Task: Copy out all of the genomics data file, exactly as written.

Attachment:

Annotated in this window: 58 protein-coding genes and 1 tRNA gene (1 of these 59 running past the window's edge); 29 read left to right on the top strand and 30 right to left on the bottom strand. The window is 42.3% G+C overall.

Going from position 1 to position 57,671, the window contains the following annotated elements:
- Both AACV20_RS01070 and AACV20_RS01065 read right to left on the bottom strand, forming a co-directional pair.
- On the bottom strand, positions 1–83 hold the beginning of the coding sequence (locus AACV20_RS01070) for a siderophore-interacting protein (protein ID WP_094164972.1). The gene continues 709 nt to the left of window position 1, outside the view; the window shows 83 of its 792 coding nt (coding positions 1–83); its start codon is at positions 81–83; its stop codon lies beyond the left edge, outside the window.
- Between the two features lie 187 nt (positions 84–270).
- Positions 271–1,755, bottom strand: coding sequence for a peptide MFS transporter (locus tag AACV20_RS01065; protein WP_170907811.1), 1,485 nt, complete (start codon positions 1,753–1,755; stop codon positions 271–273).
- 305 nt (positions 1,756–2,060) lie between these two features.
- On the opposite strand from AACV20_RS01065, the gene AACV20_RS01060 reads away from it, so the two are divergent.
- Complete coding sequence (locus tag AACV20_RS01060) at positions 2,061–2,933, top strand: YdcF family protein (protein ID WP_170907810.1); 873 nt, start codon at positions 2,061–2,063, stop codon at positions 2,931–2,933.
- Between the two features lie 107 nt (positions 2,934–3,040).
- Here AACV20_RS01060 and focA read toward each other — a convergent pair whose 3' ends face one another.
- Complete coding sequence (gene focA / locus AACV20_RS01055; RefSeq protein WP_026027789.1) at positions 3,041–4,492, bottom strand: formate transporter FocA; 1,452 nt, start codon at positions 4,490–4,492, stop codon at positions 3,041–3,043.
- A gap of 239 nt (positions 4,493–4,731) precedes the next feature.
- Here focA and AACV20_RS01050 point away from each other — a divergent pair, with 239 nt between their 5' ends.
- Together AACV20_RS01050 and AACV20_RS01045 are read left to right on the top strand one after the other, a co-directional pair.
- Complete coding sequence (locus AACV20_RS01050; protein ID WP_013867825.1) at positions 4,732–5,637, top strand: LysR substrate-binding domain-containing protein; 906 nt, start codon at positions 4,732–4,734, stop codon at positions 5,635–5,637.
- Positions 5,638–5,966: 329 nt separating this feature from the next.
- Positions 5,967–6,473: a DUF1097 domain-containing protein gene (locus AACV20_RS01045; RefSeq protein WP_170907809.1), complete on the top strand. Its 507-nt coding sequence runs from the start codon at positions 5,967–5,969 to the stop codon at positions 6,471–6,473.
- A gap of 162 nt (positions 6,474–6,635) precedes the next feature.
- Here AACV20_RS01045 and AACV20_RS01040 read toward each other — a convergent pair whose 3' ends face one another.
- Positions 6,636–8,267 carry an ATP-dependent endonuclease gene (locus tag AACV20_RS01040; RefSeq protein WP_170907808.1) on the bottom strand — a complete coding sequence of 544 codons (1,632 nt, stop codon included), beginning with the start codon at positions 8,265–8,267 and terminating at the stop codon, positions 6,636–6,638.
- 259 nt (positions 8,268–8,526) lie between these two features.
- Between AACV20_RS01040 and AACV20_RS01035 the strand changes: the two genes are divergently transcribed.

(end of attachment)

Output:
Annotated in this window: 58 protein-coding genes and 1 tRNA gene (1 of these 59 running past the window's edge); 29 read left to right on the top strand and 30 right to left on the bottom strand. The window is 42.3% G+C overall.

Going from position 1 to position 57,671, the window contains the following annotated elements:
- Both AACV20_RS01070 and AACV20_RS01065 read right to left on the bottom strand, forming a co-directional pair.
- On the bottom strand, positions 1–83 hold the beginning of the coding sequence (locus AACV20_RS01070) for a siderophore-interacting protein (protein ID WP_094164972.1). The gene continues 709 nt to the left of window position 1, outside the view; the window shows 83 of its 792 coding nt (coding positions 1–83); its start codon is at positions 81–83; its stop codon lies beyond the left edge, outside the window.
- Between the two features lie 187 nt (positions 84–270).
- Positions 271–1,755, bottom strand: coding sequence for a peptide MFS transporter (locus tag AACV20_RS01065; protein WP_170907811.1), 1,485 nt, complete (start codon positions 1,753–1,755; stop codon positions 271–273).
- 305 nt (positions 1,756–2,060) lie between these two features.
- On the opposite strand from AACV20_RS01065, the gene AACV20_RS01060 reads away from it, so the two are divergent.
- Complete coding sequence (locus tag AACV20_RS01060) at positions 2,061–2,933, top strand: YdcF family protein (protein ID WP_170907810.1); 873 nt, start codon at positions 2,061–2,063, stop codon at positions 2,931–2,933.
- Between the two features lie 107 nt (positions 2,934–3,040).
- Here AACV20_RS01060 and focA read toward each other — a convergent pair whose 3' ends face one another.
- Complete coding sequence (gene focA / locus AACV20_RS01055; RefSeq protein WP_026027789.1) at positions 3,041–4,492, bottom strand: formate transporter FocA; 1,452 nt, start codon at positions 4,490–4,492, stop codon at positions 3,041–3,043.
- A gap of 239 nt (positions 4,493–4,731) precedes the next feature.
- Here focA and AACV20_RS01050 point away from each other — a divergent pair, with 239 nt between their 5' ends.
- Together AACV20_RS01050 and AACV20_RS01045 are read left to right on the top strand one after the other, a co-directional pair.
- Complete coding sequence (locus AACV20_RS01050; protein ID WP_013867825.1) at positions 4,732–5,637, top strand: LysR substrate-binding domain-containing protein; 906 nt, start codon at positions 4,732–4,734, stop codon at positions 5,635–5,637.
- Positions 5,638–5,966: 329 nt separating this feature from the next.
- Positions 5,967–6,473: a DUF1097 domain-containing protein gene (locus AACV20_RS01045; RefSeq protein WP_170907809.1), complete on the top strand. Its 507-nt coding sequence runs from the start codon at positions 5,967–5,969 to the stop codon at positions 6,471–6,473.
- A gap of 162 nt (positions 6,474–6,635) precedes the next feature.
- Here AACV20_RS01045 and AACV20_RS01040 read toward each other — a convergent pair whose 3' ends face one another.
- Positions 6,636–8,267 carry an ATP-dependent endonuclease gene (locus tag AACV20_RS01040; RefSeq protein WP_170907808.1) on the bottom strand — a complete coding sequence of 544 codons (1,632 nt, stop codon included), beginning with the start codon at positions 8,265–8,267 and terminating at the stop codon, positions 6,636–6,638.
- 259 nt (positions 8,268–8,526) lie between these two features.
- Between AACV20_RS01040 and AACV20_RS01035 the strand changes: the two genes are divergently transcribed.